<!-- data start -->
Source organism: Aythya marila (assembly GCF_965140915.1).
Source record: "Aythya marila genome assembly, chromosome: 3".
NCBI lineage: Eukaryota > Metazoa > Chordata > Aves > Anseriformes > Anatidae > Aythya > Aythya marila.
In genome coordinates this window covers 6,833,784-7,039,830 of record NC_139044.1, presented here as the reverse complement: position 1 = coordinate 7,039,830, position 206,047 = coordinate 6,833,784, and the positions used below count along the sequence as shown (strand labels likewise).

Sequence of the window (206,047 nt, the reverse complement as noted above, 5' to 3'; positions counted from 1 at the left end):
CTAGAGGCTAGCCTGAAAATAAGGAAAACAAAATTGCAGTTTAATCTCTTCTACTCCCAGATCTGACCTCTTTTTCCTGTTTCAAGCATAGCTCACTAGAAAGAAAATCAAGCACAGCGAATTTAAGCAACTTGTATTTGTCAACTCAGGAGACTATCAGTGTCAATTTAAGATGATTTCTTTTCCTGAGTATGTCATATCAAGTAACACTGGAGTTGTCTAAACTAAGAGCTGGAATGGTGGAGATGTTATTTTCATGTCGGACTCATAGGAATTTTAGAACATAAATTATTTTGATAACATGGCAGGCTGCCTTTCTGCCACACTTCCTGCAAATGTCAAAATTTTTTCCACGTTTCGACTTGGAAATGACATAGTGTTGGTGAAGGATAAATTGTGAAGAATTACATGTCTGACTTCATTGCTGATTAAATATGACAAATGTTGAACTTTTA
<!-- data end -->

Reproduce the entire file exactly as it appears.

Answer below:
Source organism: Aythya marila (assembly GCF_965140915.1).
Source record: "Aythya marila genome assembly, chromosome: 3".
NCBI lineage: Eukaryota > Metazoa > Chordata > Aves > Anseriformes > Anatidae > Aythya > Aythya marila.
In genome coordinates this window covers 6,833,784-7,039,830 of record NC_139044.1, presented here as the reverse complement: position 1 = coordinate 7,039,830, position 206,047 = coordinate 6,833,784, and the positions used below count along the sequence as shown (strand labels likewise).

Sequence of the window (206,047 nt, the reverse complement as noted above, 5' to 3'; positions counted from 1 at the left end):
CTAGAGGCTAGCCTGAAAATAAGGAAAACAAAATTGCAGTTTAATCTCTTCTACTCCCAGATCTGACCTCTTTTTCCTGTTTCAAGCATAGCTCACTAGAAAGAAAATCAAGCACAGCGAATTTAAGCAACTTGTATTTGTCAACTCAGGAGACTATCAGTGTCAATTTAAGATGATTTCTTTTCCTGAGTATGTCATATCAAGTAACACTGGAGTTGTCTAAACTAAGAGCTGGAATGGTGGAGATGTTATTTTCATGTCGGACTCATAGGAATTTTAGAACATAAATTATTTTGATAACATGGCAGGCTGCCTTTCTGCCACACTTCCTGCAAATGTCAAAATTTTTTCCACGTTTCGACTTGGAAATGACATAGTGTTGGTGAAGGATAAATTGTGAAGAATTACATGTCTGACTTCATTGCTGATTAAATATGACAAATGTTGAACTTTTA